Making websites with Make: a comparison of build tools
Now build times are fast thanks to Make only building files that have changed and compiling branches of the dependency tree in parallel. Make's declarative approach combined with pattern matching just feels right. Most of all, Make is fun. It's not often that you get to write code like this:
@cat $^ > $@
Make is a small language so the esoteric syntax isn't really hard to grasp.
Good Makefile tutorials covering general principles are hard to find, most being too short and focussed on C/C++ details, but Rob has an accompanying blog post and git repo which are a great place to start. The GNU make manual is also rather good.
The basic process is to first gather your input file paths and work out your output file paths. For example:
HTML_INPUTS = $(wildcard src/*.html) HTML_OUTPUTS = $(patsubst src/%,dist/%,$(HTML_INPUTS))
The above stores a list of HTML input file paths in the HTML_INPUTS variable, then creates a list of HTML output file paths by pattern matching; replacing 'src/' with 'dist/' in the list of inputs.
Then work backwards, starting with your outputs, write rules to create them from their dependencies, and their dependencies from their dependencies' dependencies and so on. A rule consists of target(s) (outputs) followed by a colon and their prerequisites (dependencies) on one line. Subsequent tab indented lines define a recipe to make the targets from the prerequisites.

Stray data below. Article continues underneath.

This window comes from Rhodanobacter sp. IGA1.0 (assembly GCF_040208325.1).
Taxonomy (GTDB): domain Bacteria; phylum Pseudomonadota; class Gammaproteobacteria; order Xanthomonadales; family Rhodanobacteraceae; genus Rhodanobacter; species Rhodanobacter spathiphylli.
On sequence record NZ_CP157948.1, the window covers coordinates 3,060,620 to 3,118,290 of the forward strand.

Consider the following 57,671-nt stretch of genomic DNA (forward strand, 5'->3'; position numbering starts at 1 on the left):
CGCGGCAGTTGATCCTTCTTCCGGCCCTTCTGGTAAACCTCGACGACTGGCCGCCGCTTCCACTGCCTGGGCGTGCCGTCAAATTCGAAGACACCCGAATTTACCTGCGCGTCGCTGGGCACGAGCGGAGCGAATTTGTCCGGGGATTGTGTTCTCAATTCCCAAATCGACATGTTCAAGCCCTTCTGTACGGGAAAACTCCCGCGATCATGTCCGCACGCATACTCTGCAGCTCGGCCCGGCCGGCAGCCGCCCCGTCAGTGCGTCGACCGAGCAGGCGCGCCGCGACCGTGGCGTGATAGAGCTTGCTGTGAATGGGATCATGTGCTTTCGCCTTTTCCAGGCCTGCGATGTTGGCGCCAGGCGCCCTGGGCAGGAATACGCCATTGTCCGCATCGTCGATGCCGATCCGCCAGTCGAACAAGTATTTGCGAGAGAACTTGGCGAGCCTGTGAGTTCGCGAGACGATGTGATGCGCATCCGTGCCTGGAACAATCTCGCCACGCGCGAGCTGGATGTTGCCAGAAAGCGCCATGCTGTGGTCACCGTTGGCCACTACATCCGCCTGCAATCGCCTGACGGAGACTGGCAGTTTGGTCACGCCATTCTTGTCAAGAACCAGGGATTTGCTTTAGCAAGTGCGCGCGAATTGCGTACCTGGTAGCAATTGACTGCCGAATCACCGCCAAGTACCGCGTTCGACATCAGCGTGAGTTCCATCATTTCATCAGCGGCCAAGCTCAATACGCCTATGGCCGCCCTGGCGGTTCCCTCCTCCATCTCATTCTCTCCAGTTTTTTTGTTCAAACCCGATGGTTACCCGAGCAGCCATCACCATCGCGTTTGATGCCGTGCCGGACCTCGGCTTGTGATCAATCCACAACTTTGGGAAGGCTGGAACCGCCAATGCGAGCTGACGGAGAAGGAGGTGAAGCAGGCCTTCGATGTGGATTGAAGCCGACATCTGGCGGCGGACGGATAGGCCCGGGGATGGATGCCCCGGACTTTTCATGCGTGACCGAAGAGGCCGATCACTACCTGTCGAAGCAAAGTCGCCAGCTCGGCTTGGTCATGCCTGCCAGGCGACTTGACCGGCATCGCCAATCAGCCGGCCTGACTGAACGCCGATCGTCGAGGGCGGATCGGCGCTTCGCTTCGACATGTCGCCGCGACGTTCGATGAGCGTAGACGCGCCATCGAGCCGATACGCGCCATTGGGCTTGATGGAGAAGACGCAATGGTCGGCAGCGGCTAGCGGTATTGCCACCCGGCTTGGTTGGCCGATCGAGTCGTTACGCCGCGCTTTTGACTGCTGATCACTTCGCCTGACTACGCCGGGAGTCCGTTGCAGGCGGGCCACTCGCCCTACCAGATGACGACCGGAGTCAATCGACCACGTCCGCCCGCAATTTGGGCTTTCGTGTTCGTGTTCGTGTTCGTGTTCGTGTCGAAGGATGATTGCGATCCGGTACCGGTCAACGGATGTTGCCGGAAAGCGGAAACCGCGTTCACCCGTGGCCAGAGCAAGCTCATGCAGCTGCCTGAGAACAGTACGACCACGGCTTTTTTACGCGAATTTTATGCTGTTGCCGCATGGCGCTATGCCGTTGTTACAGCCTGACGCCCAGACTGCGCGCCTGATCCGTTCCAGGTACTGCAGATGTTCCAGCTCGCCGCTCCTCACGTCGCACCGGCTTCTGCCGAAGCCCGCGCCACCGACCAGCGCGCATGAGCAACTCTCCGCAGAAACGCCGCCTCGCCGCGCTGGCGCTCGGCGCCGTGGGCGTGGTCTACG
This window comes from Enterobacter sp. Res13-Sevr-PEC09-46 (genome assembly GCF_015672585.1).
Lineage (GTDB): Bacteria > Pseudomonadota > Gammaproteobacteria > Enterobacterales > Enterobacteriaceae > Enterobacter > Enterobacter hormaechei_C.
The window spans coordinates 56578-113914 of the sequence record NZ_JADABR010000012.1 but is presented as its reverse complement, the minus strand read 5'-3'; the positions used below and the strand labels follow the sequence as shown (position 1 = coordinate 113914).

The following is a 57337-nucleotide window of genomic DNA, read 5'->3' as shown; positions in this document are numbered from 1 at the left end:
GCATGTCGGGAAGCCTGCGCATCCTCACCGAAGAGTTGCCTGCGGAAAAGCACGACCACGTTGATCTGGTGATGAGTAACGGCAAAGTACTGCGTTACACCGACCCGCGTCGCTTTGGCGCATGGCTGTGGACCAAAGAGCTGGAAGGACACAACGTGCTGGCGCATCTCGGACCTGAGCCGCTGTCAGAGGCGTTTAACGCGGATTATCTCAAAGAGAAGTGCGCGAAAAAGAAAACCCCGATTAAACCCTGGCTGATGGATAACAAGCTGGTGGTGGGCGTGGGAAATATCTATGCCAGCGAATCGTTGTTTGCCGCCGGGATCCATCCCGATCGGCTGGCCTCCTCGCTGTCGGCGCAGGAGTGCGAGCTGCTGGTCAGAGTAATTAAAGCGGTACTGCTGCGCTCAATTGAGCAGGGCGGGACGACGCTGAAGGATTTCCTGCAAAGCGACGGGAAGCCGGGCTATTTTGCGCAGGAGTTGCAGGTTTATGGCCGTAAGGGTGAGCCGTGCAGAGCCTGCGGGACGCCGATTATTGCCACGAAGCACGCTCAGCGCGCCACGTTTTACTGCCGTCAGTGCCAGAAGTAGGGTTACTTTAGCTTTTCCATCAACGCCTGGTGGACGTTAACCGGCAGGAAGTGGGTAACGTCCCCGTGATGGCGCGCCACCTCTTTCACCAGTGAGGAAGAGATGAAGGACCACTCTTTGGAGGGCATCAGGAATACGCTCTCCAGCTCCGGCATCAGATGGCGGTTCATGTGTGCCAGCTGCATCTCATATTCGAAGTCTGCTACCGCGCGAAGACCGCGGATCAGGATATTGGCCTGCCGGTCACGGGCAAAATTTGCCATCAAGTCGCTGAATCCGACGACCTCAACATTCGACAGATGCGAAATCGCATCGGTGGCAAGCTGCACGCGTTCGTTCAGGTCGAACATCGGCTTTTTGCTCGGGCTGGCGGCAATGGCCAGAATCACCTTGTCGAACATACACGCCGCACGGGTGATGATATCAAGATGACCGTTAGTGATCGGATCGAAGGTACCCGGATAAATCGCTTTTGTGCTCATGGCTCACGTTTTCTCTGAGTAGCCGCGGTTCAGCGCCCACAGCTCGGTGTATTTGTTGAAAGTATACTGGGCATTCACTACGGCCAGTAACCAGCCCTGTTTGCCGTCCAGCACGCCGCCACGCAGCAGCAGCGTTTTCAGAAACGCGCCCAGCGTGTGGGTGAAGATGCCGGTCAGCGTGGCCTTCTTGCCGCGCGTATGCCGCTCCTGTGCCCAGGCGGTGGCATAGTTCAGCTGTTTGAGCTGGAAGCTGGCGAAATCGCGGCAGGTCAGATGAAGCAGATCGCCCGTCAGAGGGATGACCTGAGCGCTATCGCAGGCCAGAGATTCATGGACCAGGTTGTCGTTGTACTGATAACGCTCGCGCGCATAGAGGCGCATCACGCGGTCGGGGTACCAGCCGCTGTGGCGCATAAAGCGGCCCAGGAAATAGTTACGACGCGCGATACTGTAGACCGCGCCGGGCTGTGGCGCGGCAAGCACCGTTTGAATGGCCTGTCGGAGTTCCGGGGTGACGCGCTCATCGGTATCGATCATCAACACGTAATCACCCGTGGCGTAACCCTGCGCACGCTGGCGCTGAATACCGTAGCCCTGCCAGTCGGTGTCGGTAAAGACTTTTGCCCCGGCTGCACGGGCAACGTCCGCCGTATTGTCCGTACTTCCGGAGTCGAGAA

dist/%.html: src/%.html @cp $< $@
This states that the HTML files in dist/ depend on the HTML files in src/, and the recipe simply copies files from one to the other.
- Make is a general purpose, unopinionated build tool which can be used to build everything, easily, which is great if your project includes Python/PHP/whatever.
- Make is just a build tool, there's no conflation with task running.
But Make can't inline your SVGs and pass your PNGs through a Gaussian filter constructed from atmospheric noise whilst making you a cup of tea.
Make isn't portable, QED.
To state the obvious, if your team doesn't use Windows then this doesn't actually matter. If they do, then it's the usual tradeoff between greater software choice/quality and greater compatibility. Or run Linux in Windows, of which there are many ways.
UPDATE 06/07/2018: See our followup on how to watch for file system changes.